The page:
In a 40-page explanation, the USGA and R&A outlined responses to a laundry list of objections to the proposal. The document reads almost like a legal treatise or amicus brief, not surprisingly perhaps given that current USGA President Glen D. Nager has argued 13 cases before the U.S. Supreme Court. It could also be seen as a first strike against potential anchored putting lawsuits in the future.
Among the most telling words in that document:
On why anchoring is a problem: "Rule 14-1b is based on a judgment that anchoring the club, rather than freely swinging it, might assist the player by altering and reducing the challenge of making a stroke."
On why the rule did not need statistical justification: "The playing rules are definitional: individually and collectively, they reflect what the game is and how it should be played. For example, a player may not pick up the ball and roll it into the hole. That is not because the rulemakers assessed through statistical or other empirical analysis whether players rolling the ball by hand are more successful than players using a club to strike the ball; rather, it is because rolling the ball with one's hand is simply not 'golf.'
On whether it was unfair to ban a method that has been in use for more than 25 years: "It is only recently that a non-trivial and recurring use of anchoring methods emerged--an extremely short time in the history of this 600-year-old game and not reflective of any established tradition."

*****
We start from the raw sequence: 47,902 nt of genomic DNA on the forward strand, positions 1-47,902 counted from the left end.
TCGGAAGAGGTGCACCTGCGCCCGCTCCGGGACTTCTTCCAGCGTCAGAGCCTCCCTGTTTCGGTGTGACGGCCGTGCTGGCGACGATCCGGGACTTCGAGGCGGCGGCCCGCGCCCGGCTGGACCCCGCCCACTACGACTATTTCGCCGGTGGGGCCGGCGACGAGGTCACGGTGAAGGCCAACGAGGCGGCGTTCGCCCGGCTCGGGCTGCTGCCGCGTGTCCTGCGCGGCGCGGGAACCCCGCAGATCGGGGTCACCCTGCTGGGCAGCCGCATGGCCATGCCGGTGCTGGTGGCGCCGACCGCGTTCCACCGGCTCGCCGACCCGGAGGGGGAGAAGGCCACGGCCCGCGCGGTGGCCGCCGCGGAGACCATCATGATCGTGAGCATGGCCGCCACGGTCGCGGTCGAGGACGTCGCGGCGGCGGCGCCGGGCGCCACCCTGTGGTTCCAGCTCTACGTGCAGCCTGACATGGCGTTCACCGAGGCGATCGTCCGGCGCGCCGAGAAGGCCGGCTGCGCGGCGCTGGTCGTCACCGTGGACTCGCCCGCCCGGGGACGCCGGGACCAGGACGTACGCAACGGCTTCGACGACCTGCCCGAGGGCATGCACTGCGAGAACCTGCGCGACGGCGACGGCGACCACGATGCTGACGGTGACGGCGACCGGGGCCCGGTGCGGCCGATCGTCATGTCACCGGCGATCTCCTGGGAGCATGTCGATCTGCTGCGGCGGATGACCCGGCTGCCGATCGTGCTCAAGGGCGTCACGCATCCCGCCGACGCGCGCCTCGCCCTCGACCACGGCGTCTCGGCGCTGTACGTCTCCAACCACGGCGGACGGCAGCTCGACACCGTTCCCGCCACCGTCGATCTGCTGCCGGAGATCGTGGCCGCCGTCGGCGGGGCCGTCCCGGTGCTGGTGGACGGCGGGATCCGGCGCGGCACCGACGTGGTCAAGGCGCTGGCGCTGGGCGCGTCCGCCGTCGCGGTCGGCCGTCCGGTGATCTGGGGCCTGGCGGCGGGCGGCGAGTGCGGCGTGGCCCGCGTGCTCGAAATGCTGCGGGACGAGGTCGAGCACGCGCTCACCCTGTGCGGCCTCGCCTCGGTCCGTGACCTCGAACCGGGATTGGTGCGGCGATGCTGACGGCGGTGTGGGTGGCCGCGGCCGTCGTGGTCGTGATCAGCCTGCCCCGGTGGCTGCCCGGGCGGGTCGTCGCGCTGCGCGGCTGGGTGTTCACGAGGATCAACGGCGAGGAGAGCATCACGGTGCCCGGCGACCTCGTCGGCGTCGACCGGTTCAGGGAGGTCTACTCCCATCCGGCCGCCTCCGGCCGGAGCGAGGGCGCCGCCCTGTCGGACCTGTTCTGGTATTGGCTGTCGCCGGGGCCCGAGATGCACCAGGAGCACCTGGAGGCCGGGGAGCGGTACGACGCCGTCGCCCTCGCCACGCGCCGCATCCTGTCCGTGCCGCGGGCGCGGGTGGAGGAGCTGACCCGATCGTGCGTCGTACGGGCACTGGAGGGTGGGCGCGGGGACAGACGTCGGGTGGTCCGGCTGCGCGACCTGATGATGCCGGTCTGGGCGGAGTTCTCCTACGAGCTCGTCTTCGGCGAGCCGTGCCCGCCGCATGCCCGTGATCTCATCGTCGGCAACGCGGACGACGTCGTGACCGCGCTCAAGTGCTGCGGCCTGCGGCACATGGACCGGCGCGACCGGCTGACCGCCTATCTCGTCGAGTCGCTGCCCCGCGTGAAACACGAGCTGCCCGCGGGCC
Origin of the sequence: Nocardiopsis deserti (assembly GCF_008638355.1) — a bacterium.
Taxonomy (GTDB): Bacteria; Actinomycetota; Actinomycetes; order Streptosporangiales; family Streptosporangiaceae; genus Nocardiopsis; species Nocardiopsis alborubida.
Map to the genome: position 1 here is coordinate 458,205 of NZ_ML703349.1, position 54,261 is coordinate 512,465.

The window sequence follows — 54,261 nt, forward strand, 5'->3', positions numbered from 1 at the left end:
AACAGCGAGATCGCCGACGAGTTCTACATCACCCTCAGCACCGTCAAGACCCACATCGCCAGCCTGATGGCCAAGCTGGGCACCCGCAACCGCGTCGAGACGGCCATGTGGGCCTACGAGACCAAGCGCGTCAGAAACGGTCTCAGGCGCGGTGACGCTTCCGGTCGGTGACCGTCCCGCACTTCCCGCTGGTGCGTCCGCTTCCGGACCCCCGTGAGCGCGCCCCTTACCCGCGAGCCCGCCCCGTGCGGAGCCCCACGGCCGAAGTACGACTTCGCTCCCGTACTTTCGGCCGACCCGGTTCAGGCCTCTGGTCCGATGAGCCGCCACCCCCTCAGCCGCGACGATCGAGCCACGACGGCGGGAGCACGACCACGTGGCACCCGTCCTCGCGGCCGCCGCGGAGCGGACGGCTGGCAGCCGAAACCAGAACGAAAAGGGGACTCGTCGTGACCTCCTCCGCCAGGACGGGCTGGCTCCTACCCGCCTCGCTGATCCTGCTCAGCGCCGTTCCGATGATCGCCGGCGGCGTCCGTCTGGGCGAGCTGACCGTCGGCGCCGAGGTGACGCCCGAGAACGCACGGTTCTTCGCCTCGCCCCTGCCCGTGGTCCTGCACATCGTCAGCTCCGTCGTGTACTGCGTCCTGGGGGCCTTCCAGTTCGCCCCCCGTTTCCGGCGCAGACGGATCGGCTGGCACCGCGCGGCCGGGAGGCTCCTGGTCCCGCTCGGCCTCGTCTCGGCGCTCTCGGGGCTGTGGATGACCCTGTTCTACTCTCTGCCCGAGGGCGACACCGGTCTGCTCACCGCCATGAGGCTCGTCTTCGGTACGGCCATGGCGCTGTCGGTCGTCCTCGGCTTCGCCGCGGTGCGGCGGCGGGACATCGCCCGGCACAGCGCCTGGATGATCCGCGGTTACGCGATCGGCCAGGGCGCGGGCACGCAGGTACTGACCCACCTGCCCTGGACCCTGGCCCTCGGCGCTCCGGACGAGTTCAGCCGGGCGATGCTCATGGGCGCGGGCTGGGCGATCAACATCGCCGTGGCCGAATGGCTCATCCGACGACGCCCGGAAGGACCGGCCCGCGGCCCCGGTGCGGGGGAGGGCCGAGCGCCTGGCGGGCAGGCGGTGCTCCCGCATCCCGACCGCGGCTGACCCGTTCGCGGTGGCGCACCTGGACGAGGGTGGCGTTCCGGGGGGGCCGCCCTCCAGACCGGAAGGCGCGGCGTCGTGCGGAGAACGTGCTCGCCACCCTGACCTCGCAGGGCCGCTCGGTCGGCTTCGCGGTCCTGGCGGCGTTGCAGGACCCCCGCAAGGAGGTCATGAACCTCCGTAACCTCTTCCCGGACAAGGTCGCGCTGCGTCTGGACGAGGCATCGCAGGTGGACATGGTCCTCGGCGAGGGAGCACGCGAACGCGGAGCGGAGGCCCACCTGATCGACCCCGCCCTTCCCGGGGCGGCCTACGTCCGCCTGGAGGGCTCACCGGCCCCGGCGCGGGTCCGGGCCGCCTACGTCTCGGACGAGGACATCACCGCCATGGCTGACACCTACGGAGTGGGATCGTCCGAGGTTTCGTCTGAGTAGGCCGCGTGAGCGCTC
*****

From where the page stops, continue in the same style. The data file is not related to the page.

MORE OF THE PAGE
On why anchoring is not golf: "The concept of immobilizing one end of the golf club against the body ... is a substantial departure from the traditional understanding of the golf swing."
On why allowing the long and belly putter previously did not stand as tacit approval of anchoring: "No one who chose to use this technique was promised that a rule prohibiting anchored strokes would never be adopted. ...[I]nsisting that any emerging issue of play either be resolved by immediate rule change or be set aside and permanently ignored would ... place an untenable burden on the rulemaking bodies and be to the severe detriment of the game."
On why banning anchoring will not hurt the growth of the game: "[T]here is a difference between possibly not playing as well and playing less or not at all; and there is a difference between expressions of possible future intent made well in advance of the rule's effective date and actual behaviors that will only later occur as players adapt to the rule."